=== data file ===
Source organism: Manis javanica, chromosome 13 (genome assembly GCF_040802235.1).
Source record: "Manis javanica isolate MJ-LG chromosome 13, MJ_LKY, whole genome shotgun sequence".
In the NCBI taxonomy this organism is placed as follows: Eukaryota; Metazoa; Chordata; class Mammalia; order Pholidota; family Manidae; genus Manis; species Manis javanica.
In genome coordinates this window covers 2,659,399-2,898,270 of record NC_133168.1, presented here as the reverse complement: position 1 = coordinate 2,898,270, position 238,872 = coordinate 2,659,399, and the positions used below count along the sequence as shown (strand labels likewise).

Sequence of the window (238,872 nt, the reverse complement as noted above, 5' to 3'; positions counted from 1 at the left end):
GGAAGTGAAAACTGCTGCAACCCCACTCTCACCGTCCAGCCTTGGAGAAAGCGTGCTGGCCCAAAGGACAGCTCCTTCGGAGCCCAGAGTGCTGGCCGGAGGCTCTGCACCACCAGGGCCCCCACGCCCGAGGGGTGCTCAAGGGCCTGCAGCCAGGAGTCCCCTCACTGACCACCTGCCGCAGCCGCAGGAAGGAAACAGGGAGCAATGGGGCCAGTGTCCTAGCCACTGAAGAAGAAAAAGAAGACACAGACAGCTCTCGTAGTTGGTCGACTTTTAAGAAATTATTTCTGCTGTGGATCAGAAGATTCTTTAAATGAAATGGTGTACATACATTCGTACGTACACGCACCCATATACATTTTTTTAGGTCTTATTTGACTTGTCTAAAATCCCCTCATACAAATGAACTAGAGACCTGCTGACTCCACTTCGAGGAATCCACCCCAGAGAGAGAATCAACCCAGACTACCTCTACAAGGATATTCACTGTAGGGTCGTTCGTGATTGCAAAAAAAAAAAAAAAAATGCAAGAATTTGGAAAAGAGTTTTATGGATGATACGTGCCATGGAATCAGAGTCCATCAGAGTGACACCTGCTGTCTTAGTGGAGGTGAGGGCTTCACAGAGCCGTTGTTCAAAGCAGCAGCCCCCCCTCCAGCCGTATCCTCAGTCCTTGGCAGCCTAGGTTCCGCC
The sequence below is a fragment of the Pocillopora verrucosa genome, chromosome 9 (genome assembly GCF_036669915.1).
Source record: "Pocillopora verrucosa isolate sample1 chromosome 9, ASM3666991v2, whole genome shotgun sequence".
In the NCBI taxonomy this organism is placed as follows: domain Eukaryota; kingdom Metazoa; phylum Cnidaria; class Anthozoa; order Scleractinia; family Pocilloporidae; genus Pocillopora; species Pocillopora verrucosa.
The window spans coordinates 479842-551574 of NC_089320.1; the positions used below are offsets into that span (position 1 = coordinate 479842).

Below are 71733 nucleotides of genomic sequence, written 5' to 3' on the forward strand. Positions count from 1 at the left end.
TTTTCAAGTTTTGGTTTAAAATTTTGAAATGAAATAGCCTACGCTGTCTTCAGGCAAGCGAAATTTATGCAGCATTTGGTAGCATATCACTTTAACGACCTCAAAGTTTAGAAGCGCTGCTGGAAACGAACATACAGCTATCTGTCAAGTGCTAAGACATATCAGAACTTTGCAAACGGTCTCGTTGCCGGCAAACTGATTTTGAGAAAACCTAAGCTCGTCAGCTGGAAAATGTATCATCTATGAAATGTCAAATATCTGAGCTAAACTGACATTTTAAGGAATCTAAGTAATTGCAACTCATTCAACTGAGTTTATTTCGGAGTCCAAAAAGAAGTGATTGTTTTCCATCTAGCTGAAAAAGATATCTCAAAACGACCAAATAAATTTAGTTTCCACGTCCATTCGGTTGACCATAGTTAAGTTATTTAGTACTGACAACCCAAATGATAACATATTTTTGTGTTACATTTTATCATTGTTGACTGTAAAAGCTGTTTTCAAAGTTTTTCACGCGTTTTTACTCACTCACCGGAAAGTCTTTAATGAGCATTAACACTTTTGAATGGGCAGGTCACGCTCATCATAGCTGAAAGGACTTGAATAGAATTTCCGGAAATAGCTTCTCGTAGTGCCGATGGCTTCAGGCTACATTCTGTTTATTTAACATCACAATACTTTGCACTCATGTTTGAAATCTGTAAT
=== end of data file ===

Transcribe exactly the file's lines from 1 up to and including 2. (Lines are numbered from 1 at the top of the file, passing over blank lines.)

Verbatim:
Source organism: Manis javanica, chromosome 13 (genome assembly GCF_040802235.1).
Source record: "Manis javanica isolate MJ-LG chromosome 13, MJ_LKY, whole genome shotgun sequence".